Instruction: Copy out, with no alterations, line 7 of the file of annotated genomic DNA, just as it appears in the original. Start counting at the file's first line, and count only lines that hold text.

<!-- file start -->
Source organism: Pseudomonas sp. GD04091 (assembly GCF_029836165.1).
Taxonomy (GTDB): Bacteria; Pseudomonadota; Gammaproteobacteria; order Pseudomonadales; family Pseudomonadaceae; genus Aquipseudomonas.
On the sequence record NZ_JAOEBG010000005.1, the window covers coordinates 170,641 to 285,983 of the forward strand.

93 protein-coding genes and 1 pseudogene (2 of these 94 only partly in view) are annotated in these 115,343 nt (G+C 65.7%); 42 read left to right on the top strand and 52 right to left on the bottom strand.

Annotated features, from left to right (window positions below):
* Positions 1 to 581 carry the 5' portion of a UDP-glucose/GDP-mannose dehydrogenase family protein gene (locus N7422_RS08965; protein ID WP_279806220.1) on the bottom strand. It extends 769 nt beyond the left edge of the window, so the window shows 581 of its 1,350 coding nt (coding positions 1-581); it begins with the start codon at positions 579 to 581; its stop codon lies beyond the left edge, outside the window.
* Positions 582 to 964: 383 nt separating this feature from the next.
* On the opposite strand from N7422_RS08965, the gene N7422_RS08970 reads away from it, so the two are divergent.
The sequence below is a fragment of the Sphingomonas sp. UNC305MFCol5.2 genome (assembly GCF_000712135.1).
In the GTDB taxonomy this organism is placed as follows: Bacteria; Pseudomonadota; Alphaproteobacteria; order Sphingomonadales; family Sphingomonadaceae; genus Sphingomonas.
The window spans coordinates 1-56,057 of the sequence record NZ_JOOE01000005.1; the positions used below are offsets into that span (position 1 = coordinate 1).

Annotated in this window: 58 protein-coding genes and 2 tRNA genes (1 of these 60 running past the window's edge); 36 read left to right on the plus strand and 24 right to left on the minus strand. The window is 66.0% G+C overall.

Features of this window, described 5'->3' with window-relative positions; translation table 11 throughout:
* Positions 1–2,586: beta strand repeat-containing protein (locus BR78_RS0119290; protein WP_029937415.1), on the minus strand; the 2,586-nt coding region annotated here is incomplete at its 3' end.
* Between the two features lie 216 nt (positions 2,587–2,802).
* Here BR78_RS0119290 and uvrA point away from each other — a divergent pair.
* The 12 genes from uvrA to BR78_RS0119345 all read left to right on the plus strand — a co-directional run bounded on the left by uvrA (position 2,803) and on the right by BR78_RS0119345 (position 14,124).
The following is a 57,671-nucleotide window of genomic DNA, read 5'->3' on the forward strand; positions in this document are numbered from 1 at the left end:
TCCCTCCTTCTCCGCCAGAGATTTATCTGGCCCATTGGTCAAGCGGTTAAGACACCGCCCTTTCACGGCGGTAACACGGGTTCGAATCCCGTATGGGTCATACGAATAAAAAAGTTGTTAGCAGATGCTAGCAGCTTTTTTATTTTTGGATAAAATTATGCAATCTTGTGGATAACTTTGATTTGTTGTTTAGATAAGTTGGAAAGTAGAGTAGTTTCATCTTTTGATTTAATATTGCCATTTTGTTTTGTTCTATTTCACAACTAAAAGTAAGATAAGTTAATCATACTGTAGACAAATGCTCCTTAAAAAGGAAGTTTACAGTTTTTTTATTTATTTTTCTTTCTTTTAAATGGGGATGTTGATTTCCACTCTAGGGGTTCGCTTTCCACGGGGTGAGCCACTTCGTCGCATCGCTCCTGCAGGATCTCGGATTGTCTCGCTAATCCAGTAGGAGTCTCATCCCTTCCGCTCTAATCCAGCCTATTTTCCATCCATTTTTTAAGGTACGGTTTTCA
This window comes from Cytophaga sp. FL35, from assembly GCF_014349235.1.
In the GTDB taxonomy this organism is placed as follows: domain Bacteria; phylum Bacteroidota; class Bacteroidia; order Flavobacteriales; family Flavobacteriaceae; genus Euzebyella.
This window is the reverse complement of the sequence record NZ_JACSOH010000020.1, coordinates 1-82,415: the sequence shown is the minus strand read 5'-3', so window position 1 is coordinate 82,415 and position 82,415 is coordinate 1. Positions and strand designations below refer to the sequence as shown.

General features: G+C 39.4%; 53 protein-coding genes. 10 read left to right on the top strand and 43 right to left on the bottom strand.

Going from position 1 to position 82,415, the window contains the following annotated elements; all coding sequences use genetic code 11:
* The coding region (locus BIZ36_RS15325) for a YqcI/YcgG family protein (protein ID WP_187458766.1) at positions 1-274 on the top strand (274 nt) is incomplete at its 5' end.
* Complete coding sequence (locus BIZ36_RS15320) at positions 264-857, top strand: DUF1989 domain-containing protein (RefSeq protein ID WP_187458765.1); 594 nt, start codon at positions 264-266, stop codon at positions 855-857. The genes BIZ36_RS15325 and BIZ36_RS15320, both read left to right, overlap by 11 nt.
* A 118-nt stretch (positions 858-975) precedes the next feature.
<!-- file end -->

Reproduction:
* Positions 582 to 964: 383 nt separating this feature from the next.